Monday, October 17, 2016

Traditional Assessment Isolates Learning, Devalues Community and Collaboration | the becoming radical

Traditional Assessment Isolates Learning, Devalues Community and Collaboration | the becoming radical:

Traditional Assessment Isolates Learning, Devalues Community and Collaboration

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I attended junior high well before the rise of the middle school; therefore, I did not enter high school until 10th grade.
But the greatest shift for me as a student was my sophomore English class taught by Lynn Harrill. Throughout junior high, English class has been a never-ending Sisyphean hell of grammar textbook exercises and a sentence-diagramming marathon throughout 9th grade.
I entered high school a devoted math and science student—but more importantly, I had written essentially nothing of consequence as a student, ever.
Until Mr. Harrill’s class, in which we wrote two essays that sophomore year.
My close friends were a somewhat smaller subset of the so-called “top” students who were tracked in the honors classes. We were both socially and academically close.
By my senior year, we had begun to peer-edit our essays—which we feared was cheating because the workshop approach to teaching writing was not in practice yet and we had as “good students” learned all the unspoken lessons of schooling.
From “Cover your papers” during tests to “Don’t copy your friend’s homework,” we knew that collaboration was cheating—but my close circle of friends also knew something very important: when we were collaborative, we learned, and we learned in ways that surpassed traditional teacher-centered learning.
We were each other’s spell checkers, grammar editors, and unofficial peer-teachers.
Despite the rise of the National Writing Project and the mostly widespread awareness of process writing (although it remains too often misunderstood and mischaracterized), students throughout K-12 and university education experience traditional assessment in isolation—significantly one of the least authentic aspects of traditional assessment.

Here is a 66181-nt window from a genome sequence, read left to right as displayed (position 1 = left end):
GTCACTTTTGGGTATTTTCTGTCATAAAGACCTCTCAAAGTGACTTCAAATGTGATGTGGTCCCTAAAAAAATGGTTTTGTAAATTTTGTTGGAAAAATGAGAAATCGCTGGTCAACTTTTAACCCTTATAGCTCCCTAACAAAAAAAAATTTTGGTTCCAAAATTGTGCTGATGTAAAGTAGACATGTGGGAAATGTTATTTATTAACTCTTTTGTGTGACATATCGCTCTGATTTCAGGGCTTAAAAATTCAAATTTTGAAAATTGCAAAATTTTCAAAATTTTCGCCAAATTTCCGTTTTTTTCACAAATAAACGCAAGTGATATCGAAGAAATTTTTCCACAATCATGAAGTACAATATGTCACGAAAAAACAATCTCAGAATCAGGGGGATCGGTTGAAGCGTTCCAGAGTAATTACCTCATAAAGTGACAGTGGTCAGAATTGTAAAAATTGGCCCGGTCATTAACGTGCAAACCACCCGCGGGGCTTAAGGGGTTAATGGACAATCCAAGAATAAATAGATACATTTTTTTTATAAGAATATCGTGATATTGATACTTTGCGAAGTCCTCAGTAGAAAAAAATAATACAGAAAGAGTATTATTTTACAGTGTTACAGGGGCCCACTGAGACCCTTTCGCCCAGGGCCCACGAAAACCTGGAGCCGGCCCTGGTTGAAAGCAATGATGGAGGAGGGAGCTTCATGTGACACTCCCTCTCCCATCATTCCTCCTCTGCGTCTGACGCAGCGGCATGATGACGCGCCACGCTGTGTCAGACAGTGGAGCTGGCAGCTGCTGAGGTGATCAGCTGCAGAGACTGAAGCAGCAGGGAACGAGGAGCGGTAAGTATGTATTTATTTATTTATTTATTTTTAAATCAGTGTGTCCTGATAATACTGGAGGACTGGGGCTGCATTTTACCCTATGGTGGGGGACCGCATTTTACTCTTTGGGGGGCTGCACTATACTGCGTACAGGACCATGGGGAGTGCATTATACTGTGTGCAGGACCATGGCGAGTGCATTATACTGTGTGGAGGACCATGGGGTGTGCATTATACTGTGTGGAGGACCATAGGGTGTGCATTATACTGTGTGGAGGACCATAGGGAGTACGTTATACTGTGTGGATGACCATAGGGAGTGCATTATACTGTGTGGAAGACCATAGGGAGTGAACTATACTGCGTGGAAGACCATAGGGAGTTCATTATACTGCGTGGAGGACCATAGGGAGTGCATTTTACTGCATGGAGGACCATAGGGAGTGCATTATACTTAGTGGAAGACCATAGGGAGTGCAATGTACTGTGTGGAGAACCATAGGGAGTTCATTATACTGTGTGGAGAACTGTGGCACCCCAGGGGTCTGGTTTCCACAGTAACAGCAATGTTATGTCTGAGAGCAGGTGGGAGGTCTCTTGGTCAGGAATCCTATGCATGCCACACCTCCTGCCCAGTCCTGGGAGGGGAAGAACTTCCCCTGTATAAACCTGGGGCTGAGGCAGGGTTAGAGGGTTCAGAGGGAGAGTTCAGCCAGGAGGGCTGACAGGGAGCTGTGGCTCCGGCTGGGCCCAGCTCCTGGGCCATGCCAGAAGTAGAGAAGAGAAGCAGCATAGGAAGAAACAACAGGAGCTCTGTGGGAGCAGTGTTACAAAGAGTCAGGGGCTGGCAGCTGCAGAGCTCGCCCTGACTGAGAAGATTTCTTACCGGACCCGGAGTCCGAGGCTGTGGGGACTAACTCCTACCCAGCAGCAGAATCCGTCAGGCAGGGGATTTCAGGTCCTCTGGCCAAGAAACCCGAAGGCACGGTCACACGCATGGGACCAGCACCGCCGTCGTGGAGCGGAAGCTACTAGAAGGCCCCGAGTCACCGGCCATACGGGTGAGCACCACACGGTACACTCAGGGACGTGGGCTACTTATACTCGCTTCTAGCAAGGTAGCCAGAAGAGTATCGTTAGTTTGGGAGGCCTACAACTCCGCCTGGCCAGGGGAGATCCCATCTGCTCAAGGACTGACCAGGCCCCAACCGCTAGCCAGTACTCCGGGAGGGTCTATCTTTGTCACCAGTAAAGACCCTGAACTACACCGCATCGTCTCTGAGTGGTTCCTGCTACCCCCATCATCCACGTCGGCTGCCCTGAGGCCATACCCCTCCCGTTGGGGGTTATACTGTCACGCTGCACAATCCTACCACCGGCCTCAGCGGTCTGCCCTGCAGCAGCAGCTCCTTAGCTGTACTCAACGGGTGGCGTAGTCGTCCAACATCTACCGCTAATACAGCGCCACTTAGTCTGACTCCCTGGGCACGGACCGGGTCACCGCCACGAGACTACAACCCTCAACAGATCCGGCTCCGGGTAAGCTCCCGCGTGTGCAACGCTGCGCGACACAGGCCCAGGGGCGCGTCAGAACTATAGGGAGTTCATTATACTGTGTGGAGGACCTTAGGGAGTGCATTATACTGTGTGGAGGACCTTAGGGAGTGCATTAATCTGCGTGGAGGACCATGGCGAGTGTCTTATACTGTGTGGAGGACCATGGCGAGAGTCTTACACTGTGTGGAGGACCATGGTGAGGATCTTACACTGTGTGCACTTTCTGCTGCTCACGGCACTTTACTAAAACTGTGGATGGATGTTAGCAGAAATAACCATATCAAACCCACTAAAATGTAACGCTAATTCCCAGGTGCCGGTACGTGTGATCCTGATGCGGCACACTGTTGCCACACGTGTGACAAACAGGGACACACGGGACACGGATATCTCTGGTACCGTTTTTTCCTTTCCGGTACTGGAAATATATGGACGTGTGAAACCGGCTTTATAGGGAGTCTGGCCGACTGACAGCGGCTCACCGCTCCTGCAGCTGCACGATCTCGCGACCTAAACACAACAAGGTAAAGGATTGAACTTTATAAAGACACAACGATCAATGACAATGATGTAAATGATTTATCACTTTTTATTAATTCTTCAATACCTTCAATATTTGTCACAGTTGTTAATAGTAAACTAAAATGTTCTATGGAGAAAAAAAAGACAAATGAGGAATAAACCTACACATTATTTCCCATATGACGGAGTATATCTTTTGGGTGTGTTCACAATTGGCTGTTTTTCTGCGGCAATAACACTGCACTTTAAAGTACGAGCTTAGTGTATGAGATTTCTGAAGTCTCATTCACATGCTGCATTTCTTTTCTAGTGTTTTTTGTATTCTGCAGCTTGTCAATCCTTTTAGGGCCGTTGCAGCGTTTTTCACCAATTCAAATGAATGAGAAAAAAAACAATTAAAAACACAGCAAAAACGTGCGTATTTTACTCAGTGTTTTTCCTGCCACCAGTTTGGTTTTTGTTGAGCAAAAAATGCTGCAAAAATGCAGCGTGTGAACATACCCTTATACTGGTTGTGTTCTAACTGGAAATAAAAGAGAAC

Throughout my 30-plus-year career, I have advocated for and practiced de-testing and de-grading, but during the more recent 14-plus years at the university level, I have been able to experiment more fully with how this looks in the classroom.
One element of authentic assessment and feedback for students that I have explored is moving away from assessment that isolates and toward collaborative assessment, assessment opportunities that require and emphasize community.
While university professors benefit from much greater professional autonomy than K-12 teachers, university’s still require grades and mid-term/final exams; notably, these exam sessions are pretty strictly regulated in that professors need to show some use of the exam times/days for assessment.
Since I give no tests (a practice I started while a public school English teacher), I have developed mid-term sessions that are collaborative and discussion-based.
For example, each fall my first-year writing seminars and foundations of education class have assignments that build toward spending the actual mid-term exam time in small and whole group discussions.
Class discussions as mid-term exams pose several significant problems in the context of traditionalTraditional Assessment Isolates Learning, Devalues Community and Collaboration | the becoming radical: 


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